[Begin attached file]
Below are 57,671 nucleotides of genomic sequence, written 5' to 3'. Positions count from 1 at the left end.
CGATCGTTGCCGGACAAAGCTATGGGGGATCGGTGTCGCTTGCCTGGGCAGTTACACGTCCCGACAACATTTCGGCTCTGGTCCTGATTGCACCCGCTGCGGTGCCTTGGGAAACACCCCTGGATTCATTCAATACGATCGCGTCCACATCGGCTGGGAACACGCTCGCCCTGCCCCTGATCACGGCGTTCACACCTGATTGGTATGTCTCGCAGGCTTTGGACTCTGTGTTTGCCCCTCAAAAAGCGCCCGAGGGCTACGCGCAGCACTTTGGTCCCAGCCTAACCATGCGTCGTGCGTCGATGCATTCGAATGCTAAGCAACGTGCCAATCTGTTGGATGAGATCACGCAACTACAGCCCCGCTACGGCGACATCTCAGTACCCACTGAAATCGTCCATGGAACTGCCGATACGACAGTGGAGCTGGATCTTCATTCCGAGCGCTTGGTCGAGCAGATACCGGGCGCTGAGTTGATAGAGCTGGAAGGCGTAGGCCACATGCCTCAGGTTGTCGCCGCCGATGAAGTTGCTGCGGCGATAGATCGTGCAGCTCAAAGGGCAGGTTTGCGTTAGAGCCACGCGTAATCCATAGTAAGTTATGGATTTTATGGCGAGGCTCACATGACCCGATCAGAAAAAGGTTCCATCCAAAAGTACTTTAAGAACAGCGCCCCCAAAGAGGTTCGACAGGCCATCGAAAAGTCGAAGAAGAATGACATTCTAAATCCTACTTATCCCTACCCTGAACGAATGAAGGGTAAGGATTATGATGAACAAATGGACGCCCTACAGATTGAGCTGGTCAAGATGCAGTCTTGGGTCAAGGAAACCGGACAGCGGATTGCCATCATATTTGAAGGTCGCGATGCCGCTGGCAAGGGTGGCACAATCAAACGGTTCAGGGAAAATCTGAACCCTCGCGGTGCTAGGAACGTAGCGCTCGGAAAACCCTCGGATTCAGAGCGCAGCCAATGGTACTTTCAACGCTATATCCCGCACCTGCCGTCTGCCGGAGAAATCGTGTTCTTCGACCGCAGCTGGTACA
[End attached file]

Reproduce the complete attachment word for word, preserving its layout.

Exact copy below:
Below are 57,671 nucleotides of genomic sequence, written 5' to 3'. Positions count from 1 at the left end.
CGATCGTTGCCGGACAAAGCTATGGGGGATCGGTGTCGCTTGCCTGGGCAGTTACACGTCCCGACAACATTTCGGCTCTGGTCCTGATTGCACCCGCTGCGGTGCCTTGGGAAACACCCCTGGATTCATTCAATACGATCGCGTCCACATCGGCTGGGAACACGCTCGCCCTGCCCCTGATCACGGCGTTCACACCTGATTGGTATGTCTCGCAGGCTTTGGACTCTGTGTTTGCCCCTCAAAAAGCGCCCGAGGGCTACGCGCAGCACTTTGGTCCCAGCCTAACCATGCGTCGTGCGTCGATGCATTCGAATGCTAAGCAACGTGCCAATCTGTTGGATGAGATCACGCAACTACAGCCCCGCTACGGCGACATCTCAGTACCCACTGAAATCGTCCATGGAACTGCCGATACGACAGTGGAGCTGGATCTTCATTCCGAGCGCTTGGTCGAGCAGATACCGGGCGCTGAGTTGATAGAGCTGGAAGGCGTAGGCCACATGCCTCAGGTTGTCGCCGCCGATGAAGTTGCTGCGGCGATAGATCGTGCAGCTCAAAGGGCAGGTTTGCGTTAGAGCCACGCGTAATCCATAGTAAGTTATGGATTTTATGGCGAGGCTCACATGACCCGATCAGAAAAAGGTTCCATCCAAAAGTACTTTAAGAACAGCGCCCCCAAAGAGGTTCGACAGGCCATCGAAAAGTCGAAGAAGAATGACATTCTAAATCCTACTTATCCCTACCCTGAACGAATGAAGGGTAAGGATTATGATGAACAAATGGACGCCCTACAGATTGAGCTGGTCAAGATGCAGTCTTGGGTCAAGGAAACCGGACAGCGGATTGCCATCATATTTGAAGGTCGCGATGCCGCTGGCAAGGGTGGCACAATCAAACGGTTCAGGGAAAATCTGAACCCTCGCGGTGCTAGGAACGTAGCGCTCGGAAAACCCTCGGATTCAGAGCGCAGCCAATGGTACTTTCAACGCTATATCCCGCACCTGCCGTCTGCCGGAGAAATCGTGTTCTTCGACCGCAGCTGGTACA